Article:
Manager as Negotiator (The) Bargaining for Cooperation and Competitive Gain

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This fine blend of Harvard scholarship and seasoned judgment is really two books in one. The first develops a sophisticated approach to negotiation for executives, attorneys, diplomats – indeed, for anyone who bargains or studies its challenges. The second offers a new and compelling vision of the successful manager: as a strong, often subtle negotiator, constantly shaping agreements and informal understandings throughout the complex web of relationships in an organization.

Effective managers must be able to reach good formal accords such as contracts, out-of-court settlements, and joint venture agreements. Yet they also have to negotiate with others on whom they depend for results, resources, and authority. Whether getting fuller support from the marketing department, hammering out next year’s budget, or winning the approval for a new line of business, managers must be adept at advantageously working out and modifying understandings, resolving disputes, and finding mutual gains where interests and perceptions conflict. In such situations, The Manager as Negotiator shows how to creatively further the totality of one’s interests, including important relationships – in a way that Richard Walton, Harvard Business School Professor of Organizational Behavior, describes as “sensitive to the nuances of negotiating in organizations” and “relentless and skillful in making systematic sense of the process.”

This book differs fundamentally from the recent spate of negotiation handbooks that tend to espouse one of two approaches; the competitive (“Get yours and most of theirs, too”) or the cooperative (“Everyone can always win”). Transcending such cynical and naive views, the authors develop a comprehensive approach, based on strategies and tactics for productively managing the tension between the cooperation and competition that are both inherent in bargaining.

Based on the authors’ extensive experience with hundreds of cases, and peppered with a number of wide-ranging examples, The Manager as Negotiator will be invaluable to novice and experienced negotiators, and anyone who needs to know the state of the art in this important field.


“The ability to think through and carry out negotiations is vital to success in Washington, on Wall Street, and in the corporate world. I have long felt that there was an inner logic to the process, but until I encountered this book, I doubted that it could be so insightfully and persuasively set forth. Further, having worked so closely with one of the authors and having seen this approach make major differences in significant transactions, I recommend The Manager as Negotiator to anyone interested in a sophisticated understanding of this subject.” – Peter G. Peterson, Chairman of the Blackstone Group; former chairman of Lehman Brothers Kuhn Loeb, United States Secretary of Commerce, and president and CEO of Bell and Howell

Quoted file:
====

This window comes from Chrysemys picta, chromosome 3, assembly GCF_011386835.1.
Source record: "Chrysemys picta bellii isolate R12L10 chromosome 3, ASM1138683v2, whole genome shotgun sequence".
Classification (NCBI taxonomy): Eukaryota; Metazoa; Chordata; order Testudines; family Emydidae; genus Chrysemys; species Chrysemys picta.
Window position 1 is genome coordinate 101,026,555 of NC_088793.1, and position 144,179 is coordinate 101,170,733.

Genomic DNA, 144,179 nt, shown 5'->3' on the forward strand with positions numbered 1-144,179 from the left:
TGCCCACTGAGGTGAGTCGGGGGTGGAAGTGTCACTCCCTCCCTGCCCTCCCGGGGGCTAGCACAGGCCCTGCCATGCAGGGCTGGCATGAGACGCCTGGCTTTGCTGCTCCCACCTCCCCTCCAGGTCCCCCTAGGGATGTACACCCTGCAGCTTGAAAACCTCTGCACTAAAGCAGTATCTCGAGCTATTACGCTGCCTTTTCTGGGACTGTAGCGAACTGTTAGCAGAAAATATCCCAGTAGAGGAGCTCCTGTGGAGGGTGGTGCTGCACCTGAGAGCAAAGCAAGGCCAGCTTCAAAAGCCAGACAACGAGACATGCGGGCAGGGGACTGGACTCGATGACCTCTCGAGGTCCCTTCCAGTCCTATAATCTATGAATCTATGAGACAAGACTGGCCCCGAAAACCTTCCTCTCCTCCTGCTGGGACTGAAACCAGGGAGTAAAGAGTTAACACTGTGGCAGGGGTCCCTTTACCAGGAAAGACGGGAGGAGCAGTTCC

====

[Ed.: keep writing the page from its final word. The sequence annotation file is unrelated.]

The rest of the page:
“Sophisticated managers know that the largest part of management is negotiating, not giving orders or unilaterally executing plans. This fresh work on negotiation usefully combines analysis and experience-and goes far beyond the tired cliches of the ‘win-lose’ or ‘win-win’ approaches. I recommend it highly.” – Richard G. Darman, Deputy Secretary of the United States Treasury

“Both the seasoned negotiator and the novice will find in The Manager as Negotiator fascinating insights, a systematic approach, and a quality of realism that make it an extraordinarily valuable source of guidance.” – Elliot L. Richardson, Partner of Milbank, Tweed, Hadley, and McCloy; former Attorney General of the United States, Secretary of Defense, Secretary of Commerce, and Secretary of Health, Education, and Welfare

“As a most interested third party, I have watched this remarkable book take shape over several years. If it were mainly intended as an analytical work on bargaining, it would be a great success, posing new questions, generating deep and original insights, and rigorously developing their implications. Yet The Manager as Negotiator transcends its roots in game theory and decision analysis, asking broader more realistic questions and addressing its exceptionally clear prose to a much wider audience. This book will give managers and negotiators invaluable advice. At the same time, it should profoundly influence the way scholars from many fields analyze negotiation.” – Howard Raiffa, Frank Plumpton Ramsey Professor of Managerial Economics, Harvard Business School; author of The Art and Science of Negotiation

Manager as Negotiator (The) Attributes

Author: David A. Lax and James K. Sebenius
Publisher: New York, NY: The Free Press, 1986